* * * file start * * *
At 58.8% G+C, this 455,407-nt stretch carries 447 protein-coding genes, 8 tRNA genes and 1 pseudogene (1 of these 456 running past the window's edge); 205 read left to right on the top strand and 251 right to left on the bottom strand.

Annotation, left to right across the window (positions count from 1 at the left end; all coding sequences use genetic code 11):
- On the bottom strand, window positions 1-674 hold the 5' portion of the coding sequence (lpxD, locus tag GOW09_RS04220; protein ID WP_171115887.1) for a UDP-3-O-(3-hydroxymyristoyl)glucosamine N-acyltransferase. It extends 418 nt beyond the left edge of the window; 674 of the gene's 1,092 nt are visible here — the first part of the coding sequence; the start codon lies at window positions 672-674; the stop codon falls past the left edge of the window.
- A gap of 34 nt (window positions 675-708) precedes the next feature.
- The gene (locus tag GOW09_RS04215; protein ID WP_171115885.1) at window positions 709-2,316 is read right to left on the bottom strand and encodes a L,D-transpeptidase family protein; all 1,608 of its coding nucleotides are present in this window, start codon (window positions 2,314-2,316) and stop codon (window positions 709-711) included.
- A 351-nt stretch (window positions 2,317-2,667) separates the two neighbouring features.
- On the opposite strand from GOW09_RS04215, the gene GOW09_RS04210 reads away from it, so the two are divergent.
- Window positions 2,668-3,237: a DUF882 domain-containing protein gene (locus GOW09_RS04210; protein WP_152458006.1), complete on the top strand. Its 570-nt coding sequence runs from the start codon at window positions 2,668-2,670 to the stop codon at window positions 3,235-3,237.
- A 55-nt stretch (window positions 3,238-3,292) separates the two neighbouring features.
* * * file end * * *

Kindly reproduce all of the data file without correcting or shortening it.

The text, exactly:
At 58.8% G+C, this 455,407-nt stretch carries 447 protein-coding genes, 8 tRNA genes and 1 pseudogene (1 of these 456 running past the window's edge); 205 read left to right on the top strand and 251 right to left on the bottom strand.

Annotation, left to right across the window (positions count from 1 at the left end; all coding sequences use genetic code 11):
- On the bottom strand, window positions 1-674 hold the 5' portion of the coding sequence (lpxD, locus tag GOW09_RS04220; protein ID WP_171115887.1) for a UDP-3-O-(3-hydroxymyristoyl)glucosamine N-acyltransferase. It extends 418 nt beyond the left edge of the window; 674 of the gene's 1,092 nt are visible here — the first part of the coding sequence; the start codon lies at window positions 672-674; the stop codon falls past the left edge of the window.
- A gap of 34 nt (window positions 675-708) precedes the next feature.
- The gene (locus tag GOW09_RS04215; protein ID WP_171115885.1) at window positions 709-2,316 is read right to left on the bottom strand and encodes a L,D-transpeptidase family protein; all 1,608 of its coding nucleotides are present in this window, start codon (window positions 2,314-2,316) and stop codon (window positions 709-711) included.
- A 351-nt stretch (window positions 2,317-2,667) separates the two neighbouring features.
- On the opposite strand from GOW09_RS04215, the gene GOW09_RS04210 reads away from it, so the two are divergent.
- Window positions 2,668-3,237: a DUF882 domain-containing protein gene (locus GOW09_RS04210; protein WP_152458006.1), complete on the top strand. Its 570-nt coding sequence runs from the start codon at window positions 2,668-2,670 to the stop codon at window positions 3,235-3,237.
- A 55-nt stretch (window positions 3,238-3,292) separates the two neighbouring features.